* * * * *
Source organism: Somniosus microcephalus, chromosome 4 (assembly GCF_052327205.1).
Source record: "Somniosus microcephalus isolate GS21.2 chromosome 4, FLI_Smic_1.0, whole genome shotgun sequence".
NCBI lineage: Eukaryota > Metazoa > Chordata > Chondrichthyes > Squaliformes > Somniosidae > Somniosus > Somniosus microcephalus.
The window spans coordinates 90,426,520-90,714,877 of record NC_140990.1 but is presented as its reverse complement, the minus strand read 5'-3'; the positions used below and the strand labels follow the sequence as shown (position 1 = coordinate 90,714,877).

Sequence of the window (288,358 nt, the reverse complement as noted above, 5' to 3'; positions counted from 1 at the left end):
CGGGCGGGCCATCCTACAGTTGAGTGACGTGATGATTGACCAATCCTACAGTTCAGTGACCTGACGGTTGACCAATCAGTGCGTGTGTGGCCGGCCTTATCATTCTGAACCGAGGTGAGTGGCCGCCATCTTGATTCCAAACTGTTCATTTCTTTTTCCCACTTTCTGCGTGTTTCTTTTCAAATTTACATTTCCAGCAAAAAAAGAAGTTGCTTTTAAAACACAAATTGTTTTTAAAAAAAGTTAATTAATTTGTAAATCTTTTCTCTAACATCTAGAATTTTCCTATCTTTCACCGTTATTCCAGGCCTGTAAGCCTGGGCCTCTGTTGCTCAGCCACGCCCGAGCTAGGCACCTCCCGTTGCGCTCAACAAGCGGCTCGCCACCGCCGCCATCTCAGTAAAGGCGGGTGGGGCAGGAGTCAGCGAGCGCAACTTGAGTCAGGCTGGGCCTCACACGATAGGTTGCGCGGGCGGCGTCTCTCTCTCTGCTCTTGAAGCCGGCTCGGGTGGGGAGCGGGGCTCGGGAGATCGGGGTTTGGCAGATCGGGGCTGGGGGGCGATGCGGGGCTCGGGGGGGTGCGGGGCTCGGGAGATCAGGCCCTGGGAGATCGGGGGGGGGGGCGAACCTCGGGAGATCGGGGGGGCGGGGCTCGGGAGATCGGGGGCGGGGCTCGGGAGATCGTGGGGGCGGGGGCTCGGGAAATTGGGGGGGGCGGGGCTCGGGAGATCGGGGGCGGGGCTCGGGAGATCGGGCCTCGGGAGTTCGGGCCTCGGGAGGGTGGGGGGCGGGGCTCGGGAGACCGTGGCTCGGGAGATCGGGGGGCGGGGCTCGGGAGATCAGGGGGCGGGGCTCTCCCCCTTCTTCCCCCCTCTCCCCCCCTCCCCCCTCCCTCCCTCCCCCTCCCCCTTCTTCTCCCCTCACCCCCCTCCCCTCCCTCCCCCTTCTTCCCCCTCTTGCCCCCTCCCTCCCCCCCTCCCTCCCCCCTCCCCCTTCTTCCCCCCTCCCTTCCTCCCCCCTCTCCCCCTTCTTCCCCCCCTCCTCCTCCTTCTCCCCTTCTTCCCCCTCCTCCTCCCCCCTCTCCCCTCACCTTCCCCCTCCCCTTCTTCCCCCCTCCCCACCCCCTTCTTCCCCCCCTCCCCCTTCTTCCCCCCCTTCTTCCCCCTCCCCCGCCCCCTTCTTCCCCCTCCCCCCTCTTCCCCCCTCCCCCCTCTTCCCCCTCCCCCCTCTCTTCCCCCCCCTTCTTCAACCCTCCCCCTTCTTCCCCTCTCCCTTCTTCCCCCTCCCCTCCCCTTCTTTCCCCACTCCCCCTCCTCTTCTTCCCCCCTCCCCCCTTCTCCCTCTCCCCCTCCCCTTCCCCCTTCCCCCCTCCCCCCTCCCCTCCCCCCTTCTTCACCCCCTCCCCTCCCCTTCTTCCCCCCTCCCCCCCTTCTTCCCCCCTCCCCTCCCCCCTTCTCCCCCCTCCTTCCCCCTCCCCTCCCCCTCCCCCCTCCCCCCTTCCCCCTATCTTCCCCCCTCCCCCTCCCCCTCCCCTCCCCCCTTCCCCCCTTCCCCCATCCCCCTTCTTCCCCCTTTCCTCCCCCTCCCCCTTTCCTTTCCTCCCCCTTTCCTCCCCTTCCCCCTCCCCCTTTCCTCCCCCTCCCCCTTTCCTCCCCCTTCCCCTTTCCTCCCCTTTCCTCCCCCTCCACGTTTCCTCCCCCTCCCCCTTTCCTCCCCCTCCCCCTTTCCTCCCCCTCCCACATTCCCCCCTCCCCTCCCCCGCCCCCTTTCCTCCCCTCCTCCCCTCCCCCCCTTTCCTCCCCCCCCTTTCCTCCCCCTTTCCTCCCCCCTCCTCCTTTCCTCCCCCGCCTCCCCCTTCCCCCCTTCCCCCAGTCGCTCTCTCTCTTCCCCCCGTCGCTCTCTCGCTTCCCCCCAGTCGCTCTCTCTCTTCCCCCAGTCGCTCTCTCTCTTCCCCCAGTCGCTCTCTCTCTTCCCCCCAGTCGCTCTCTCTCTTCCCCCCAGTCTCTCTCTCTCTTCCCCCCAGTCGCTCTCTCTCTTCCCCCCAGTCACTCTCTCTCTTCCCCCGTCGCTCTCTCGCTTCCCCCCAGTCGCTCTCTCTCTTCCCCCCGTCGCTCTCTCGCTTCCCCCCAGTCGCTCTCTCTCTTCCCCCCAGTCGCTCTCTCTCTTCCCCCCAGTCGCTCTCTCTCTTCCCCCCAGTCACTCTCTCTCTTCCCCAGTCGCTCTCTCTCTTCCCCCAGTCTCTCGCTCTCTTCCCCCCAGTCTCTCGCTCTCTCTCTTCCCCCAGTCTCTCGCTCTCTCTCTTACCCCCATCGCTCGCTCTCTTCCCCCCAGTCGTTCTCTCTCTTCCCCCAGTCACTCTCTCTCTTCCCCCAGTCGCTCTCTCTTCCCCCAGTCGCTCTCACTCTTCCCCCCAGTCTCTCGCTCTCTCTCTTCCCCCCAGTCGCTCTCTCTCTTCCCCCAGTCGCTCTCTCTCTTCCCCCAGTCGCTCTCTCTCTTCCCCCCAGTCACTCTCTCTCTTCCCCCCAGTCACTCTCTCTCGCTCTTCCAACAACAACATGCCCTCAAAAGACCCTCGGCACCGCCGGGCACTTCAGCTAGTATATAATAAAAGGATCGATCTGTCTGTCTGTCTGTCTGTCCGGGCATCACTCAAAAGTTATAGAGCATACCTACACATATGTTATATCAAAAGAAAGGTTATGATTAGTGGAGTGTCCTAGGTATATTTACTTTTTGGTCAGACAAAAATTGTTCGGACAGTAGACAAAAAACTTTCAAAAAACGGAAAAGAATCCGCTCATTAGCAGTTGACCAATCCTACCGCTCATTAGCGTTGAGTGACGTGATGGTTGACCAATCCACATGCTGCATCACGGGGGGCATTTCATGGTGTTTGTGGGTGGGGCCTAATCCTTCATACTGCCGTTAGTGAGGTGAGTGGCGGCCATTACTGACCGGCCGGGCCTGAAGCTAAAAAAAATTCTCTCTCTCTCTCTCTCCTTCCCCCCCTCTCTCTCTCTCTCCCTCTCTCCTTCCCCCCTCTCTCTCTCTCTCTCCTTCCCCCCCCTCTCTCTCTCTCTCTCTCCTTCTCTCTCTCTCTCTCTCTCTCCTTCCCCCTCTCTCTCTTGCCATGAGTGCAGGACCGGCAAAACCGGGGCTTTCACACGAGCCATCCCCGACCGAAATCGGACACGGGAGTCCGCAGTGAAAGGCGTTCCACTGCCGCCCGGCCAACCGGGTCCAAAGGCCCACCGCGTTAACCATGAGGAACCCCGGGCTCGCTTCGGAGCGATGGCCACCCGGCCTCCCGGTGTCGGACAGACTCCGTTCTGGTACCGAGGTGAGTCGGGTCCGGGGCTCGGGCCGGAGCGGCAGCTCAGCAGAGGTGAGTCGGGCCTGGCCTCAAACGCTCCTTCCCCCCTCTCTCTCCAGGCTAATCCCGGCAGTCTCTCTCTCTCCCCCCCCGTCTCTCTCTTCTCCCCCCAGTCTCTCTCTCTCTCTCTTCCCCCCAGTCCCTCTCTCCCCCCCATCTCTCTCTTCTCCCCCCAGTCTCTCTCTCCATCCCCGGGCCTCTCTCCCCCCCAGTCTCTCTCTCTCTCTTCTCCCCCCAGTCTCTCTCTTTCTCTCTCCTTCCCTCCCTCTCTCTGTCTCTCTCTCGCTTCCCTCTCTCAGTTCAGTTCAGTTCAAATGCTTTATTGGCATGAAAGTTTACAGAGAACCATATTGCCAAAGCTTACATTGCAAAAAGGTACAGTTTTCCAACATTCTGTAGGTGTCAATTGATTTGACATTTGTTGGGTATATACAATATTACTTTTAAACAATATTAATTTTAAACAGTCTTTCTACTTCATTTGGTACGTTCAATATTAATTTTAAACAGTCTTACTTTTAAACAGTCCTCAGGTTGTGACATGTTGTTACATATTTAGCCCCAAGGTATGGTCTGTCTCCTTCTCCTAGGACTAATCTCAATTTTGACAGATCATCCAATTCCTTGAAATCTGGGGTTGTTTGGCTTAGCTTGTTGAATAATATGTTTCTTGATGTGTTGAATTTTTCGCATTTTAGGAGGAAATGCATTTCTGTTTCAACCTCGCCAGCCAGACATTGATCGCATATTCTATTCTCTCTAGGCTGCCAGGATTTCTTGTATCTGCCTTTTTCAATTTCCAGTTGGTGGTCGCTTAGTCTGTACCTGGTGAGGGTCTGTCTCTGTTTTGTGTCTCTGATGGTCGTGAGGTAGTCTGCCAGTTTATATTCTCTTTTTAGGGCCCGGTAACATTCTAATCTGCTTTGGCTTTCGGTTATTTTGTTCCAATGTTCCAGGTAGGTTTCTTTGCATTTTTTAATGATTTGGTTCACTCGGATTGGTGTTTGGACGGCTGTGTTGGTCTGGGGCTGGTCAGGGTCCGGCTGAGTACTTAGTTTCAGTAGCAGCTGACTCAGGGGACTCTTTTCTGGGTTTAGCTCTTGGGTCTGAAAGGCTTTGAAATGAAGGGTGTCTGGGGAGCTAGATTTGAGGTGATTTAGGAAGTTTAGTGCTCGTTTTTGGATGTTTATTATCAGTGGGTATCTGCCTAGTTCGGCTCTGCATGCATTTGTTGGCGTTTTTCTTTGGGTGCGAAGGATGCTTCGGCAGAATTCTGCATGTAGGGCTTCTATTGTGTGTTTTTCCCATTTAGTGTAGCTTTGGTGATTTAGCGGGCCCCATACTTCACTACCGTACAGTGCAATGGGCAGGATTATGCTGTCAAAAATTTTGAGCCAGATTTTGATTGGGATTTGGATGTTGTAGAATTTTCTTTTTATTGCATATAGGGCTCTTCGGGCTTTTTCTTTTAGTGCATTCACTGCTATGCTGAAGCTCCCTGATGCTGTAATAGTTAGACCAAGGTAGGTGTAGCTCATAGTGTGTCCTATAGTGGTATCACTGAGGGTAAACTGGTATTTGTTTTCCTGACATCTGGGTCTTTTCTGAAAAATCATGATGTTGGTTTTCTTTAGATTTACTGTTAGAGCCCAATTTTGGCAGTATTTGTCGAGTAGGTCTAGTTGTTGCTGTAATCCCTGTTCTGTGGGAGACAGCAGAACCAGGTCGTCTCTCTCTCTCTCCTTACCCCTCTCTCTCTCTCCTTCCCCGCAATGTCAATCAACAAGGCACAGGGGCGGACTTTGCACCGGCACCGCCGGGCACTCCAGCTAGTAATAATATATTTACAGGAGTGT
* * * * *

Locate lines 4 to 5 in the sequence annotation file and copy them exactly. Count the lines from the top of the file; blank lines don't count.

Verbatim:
The window spans coordinates 90,426,520-90,714,877 of record NC_140990.1 but is presented as its reverse complement, the minus strand read 5'-3'; the positions used below and the strand labels follow the sequence as shown (position 1 = coordinate 90,714,877).

Sequence of the window (288,358 nt, the reverse complement as noted above, 5' to 3'; positions counted from 1 at the left end):